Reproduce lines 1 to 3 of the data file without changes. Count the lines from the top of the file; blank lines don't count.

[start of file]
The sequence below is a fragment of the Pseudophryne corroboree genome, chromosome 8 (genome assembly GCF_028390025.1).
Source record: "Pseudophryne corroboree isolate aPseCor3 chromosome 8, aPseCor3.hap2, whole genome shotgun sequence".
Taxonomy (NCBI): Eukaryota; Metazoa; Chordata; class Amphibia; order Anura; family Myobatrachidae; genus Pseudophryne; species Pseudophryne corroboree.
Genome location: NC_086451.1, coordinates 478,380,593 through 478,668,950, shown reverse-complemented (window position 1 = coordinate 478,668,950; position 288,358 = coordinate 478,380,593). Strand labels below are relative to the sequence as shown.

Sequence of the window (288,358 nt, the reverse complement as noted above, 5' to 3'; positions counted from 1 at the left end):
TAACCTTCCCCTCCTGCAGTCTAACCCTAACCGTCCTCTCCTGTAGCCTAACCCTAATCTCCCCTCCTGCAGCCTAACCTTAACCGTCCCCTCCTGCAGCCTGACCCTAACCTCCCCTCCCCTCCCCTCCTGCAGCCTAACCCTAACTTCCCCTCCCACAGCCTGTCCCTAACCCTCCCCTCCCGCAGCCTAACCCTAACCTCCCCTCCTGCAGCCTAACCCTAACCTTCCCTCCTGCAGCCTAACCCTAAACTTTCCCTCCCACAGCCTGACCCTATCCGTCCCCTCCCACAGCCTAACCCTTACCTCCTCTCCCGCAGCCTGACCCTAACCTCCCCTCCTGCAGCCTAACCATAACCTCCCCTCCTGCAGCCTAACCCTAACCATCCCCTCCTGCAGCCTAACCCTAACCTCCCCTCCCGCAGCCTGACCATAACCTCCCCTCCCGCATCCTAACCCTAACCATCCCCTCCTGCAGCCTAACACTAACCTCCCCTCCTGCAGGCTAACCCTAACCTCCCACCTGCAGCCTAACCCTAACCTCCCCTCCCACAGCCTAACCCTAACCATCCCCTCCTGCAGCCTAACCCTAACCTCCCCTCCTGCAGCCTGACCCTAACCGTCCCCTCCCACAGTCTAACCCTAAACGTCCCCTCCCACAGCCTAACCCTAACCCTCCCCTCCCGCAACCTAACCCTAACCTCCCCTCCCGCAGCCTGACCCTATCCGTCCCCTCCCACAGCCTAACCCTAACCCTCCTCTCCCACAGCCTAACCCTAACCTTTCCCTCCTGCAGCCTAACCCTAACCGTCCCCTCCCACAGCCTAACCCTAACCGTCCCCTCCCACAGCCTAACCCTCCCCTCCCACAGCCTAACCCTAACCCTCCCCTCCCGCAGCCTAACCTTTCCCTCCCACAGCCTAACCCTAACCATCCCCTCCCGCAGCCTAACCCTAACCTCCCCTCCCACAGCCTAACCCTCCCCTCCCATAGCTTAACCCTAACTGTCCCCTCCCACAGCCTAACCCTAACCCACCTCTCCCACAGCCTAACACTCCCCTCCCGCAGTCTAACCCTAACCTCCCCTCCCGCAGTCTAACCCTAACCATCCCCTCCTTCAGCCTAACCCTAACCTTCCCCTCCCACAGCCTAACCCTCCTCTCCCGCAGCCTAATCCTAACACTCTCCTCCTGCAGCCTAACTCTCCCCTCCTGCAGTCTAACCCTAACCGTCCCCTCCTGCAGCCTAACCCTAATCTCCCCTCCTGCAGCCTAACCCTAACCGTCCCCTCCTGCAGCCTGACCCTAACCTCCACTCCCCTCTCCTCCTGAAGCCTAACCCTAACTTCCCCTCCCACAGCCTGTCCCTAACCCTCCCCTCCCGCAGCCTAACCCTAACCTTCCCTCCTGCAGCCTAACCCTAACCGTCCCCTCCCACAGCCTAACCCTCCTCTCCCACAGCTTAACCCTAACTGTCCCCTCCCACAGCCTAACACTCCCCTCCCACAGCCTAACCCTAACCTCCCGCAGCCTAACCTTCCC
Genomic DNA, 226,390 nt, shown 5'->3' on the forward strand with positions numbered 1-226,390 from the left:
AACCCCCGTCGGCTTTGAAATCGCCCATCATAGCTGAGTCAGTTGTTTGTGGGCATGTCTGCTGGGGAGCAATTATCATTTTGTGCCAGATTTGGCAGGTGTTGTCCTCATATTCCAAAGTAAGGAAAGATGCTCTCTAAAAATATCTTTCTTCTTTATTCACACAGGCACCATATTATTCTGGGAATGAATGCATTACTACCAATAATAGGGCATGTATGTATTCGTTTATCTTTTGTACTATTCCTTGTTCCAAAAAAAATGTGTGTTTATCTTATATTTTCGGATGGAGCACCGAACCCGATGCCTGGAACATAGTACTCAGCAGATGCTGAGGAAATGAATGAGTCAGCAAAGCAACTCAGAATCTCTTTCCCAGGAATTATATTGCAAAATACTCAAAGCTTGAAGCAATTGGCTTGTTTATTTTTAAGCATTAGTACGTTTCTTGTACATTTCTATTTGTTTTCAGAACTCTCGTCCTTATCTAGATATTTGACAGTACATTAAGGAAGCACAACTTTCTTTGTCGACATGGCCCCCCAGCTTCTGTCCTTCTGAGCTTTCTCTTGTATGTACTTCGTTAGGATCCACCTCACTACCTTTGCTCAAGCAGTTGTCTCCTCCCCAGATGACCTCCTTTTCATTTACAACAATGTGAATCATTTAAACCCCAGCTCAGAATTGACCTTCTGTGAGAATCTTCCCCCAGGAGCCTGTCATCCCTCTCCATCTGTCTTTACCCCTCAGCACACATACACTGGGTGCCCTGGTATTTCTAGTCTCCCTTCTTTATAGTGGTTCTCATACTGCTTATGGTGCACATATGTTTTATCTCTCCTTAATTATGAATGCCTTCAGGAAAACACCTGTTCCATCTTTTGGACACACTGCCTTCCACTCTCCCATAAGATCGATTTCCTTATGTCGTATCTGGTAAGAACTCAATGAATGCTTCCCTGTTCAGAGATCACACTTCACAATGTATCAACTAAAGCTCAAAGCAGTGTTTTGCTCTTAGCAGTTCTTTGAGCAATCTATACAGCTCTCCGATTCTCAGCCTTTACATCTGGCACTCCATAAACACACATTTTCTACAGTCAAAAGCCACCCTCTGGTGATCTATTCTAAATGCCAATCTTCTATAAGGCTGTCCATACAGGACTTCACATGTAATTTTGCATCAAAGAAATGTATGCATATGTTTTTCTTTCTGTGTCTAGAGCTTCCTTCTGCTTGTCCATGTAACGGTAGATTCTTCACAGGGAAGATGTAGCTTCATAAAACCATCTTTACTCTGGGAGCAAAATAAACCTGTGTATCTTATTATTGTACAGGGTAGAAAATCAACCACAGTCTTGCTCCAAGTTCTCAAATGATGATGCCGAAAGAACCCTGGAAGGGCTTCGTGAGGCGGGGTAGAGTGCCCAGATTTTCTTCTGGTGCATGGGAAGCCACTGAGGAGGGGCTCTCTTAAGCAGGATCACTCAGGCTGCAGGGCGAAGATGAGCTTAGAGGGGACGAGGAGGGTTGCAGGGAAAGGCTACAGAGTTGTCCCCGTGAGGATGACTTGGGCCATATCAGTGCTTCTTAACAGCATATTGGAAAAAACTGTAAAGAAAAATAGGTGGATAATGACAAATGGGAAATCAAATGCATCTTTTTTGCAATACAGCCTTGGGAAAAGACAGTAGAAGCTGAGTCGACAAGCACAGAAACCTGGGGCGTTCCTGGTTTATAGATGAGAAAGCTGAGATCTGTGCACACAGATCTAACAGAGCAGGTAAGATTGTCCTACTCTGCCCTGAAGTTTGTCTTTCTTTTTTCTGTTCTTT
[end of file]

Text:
The sequence below is a fragment of the Pseudophryne corroboree genome, chromosome 8 (genome assembly GCF_028390025.1).
Source record: "Pseudophryne corroboree isolate aPseCor3 chromosome 8, aPseCor3.hap2, whole genome shotgun sequence".
Taxonomy (NCBI): Eukaryota; Metazoa; Chordata; class Amphibia; order Anura; family Myobatrachidae; genus Pseudophryne; species Pseudophryne corroboree.